The NBA season is suspended. What now?

Not even one of humanity’s most common forms of escapism could dodge the reality of a global pandemic.

On Thursday morning Philippine time, the NBA announced an indefinite suspension of the 2019-2020 season amidst reports that reigning two-time Defensive Player of the Year Rudy Gobert of the Utah Jazz had tested positive for COVID-19.  Since the announcement, the NBA and its teams have scrambled to take the necessary precautions, including instructing teams and staff that had participated in games with the Jazz in the last two weeks to conduct self-quarantine.

This growing issue is one that definitely goes beyond basketball, as chronicled by Dallas Mavericks owner Mark Cuban in a postgame press conference after the NBA suspension.

However, for the NBA in itself, this issue puts them deeper into unchartered territory during a season wherein the league already suffered the deaths of former NBA commissioner David Stern and NBA legend Kobe Bryant, as well as take on the financial blows of the Daryl Morey issue with China. The human ramifications of this issue make this easily the craziest time in NBA history, and also leave tons of doubt about what’s next for the league.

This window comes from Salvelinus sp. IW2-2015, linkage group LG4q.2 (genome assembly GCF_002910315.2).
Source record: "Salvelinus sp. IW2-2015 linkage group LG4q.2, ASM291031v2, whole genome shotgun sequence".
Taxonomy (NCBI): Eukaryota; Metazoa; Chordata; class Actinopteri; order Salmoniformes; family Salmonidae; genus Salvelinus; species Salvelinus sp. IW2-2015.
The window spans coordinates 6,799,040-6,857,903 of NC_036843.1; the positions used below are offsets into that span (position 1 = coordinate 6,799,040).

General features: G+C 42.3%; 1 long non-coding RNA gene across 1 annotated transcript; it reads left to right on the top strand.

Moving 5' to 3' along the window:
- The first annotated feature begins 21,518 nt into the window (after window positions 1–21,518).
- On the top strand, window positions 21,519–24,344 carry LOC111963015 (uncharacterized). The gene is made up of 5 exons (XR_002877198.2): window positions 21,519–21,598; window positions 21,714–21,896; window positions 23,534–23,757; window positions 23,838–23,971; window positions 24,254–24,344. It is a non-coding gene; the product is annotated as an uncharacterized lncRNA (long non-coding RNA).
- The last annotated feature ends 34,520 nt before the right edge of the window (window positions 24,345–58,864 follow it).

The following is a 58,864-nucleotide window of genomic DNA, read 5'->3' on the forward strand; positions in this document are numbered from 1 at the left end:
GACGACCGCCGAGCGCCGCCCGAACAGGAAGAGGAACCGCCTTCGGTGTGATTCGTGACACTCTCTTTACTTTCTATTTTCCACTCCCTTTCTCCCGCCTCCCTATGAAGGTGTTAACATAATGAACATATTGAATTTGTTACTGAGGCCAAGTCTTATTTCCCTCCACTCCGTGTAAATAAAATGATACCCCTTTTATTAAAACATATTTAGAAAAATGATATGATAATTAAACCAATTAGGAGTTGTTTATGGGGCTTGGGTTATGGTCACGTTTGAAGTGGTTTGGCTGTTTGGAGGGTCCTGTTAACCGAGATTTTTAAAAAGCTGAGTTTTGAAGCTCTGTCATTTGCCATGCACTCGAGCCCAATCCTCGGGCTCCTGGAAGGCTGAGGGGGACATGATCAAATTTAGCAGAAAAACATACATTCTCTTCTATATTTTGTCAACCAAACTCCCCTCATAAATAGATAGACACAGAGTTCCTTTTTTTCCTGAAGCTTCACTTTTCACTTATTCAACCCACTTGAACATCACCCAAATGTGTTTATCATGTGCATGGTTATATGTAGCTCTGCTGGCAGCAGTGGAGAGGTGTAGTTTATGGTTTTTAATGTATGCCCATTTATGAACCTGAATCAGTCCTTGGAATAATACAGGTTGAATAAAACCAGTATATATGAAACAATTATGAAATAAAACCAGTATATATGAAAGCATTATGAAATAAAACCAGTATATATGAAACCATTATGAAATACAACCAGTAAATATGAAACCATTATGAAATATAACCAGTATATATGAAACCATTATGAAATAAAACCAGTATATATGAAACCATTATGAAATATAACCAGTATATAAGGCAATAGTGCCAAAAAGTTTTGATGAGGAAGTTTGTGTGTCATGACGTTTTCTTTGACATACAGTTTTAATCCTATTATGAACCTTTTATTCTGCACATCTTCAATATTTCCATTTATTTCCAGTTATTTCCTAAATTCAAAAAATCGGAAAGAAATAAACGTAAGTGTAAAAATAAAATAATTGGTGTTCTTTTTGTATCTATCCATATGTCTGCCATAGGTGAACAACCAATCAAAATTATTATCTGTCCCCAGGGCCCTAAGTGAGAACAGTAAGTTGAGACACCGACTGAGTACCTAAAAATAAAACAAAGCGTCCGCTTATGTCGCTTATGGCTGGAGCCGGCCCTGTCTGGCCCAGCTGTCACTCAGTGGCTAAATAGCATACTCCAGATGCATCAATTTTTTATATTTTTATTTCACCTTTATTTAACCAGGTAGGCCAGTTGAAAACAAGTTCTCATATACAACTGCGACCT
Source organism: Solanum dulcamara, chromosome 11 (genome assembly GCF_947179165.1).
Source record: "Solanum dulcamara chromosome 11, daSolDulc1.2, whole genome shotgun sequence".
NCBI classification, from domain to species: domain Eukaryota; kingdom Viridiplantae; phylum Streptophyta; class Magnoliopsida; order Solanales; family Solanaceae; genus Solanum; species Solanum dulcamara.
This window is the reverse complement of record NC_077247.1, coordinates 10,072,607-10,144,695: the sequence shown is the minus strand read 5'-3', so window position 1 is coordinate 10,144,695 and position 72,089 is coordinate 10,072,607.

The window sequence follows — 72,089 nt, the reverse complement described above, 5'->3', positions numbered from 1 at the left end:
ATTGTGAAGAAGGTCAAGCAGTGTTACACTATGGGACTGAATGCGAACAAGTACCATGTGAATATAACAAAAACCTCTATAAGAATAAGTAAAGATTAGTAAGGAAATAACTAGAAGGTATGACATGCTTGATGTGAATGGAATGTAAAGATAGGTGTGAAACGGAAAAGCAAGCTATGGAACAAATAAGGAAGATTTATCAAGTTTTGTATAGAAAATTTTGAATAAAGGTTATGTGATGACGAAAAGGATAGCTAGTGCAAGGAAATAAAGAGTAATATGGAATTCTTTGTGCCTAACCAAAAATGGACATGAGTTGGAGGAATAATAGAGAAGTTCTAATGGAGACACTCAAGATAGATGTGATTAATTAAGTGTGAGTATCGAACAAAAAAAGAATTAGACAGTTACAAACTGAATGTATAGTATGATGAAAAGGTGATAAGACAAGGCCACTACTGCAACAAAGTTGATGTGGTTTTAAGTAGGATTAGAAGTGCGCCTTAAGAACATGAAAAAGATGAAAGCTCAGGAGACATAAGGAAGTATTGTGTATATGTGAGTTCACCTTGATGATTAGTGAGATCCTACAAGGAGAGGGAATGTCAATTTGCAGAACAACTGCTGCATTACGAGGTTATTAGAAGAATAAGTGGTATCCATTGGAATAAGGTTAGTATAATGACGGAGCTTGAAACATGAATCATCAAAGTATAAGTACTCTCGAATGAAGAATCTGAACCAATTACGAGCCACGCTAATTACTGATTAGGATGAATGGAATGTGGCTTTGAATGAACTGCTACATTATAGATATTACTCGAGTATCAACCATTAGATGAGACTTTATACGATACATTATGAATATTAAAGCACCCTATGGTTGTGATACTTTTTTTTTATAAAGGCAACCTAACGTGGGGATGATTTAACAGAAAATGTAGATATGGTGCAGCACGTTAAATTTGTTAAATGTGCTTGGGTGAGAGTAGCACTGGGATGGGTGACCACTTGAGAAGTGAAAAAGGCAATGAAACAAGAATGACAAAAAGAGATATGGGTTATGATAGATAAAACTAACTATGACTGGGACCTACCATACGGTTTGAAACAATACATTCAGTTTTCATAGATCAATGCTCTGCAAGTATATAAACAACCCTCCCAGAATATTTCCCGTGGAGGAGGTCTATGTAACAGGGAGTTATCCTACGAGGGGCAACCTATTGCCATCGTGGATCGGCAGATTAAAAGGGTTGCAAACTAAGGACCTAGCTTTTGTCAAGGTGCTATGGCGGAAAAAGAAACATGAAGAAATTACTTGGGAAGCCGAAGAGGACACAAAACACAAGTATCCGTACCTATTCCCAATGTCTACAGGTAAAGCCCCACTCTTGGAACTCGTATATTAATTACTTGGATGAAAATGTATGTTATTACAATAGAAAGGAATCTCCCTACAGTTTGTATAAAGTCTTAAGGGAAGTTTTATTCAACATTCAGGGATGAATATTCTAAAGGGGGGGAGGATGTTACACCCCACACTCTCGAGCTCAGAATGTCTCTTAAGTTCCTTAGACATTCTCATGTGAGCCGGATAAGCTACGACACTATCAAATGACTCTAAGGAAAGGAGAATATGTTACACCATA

On one hand, the league’s decision to suspend the season was 100% correct. The suspension is meant to protect every single member of the NBA community, their families and the fans. The NBA has already taken several cautionary measures, including requesting self-quarantine for the teams that played the Jazz over the last two weeks, and disallowing group workouts and team practices.

But in this time of uncertainty, the overarching issue for the league from a basketball standpoint will revolve around the schedule for the remainder of this season, and the trickle down effects into next season.

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It’s still mostly unclear how the NBA will adjust its schedule moving forward, especially with no clear end date for the corona outbreak. All NBA Commissioner Adam Silver has announced that the suspension would last “at least 30 days”, and several pundits have suggested an adjusted calendar that would see the season end in August

There also is still the looming possibility that this pandemic could completely wipe out the remainder of this season. That would mean no NBA champion, possibly no NBA awards, and the end of the illustrious 22-year career of NBA legend Vince Carter. 

However, should all be blessed with good health in time for the season to proceed, the schedule change affects several moving parts on the basketball court, including the race for this season’s title.

Most of the 2019-2020 season has already been played, meaning majority of the contending teams are likely locked into their positions. This time allows added rest for all of the teams, but it will be more beneficial in the aggregate for some. The God tier of title contenders all benefit well from the time off: Giannis and the Bucks are currently banged up, the Lakers have pushed hard all season, and the Clippers rotation has been a mess due to injuries.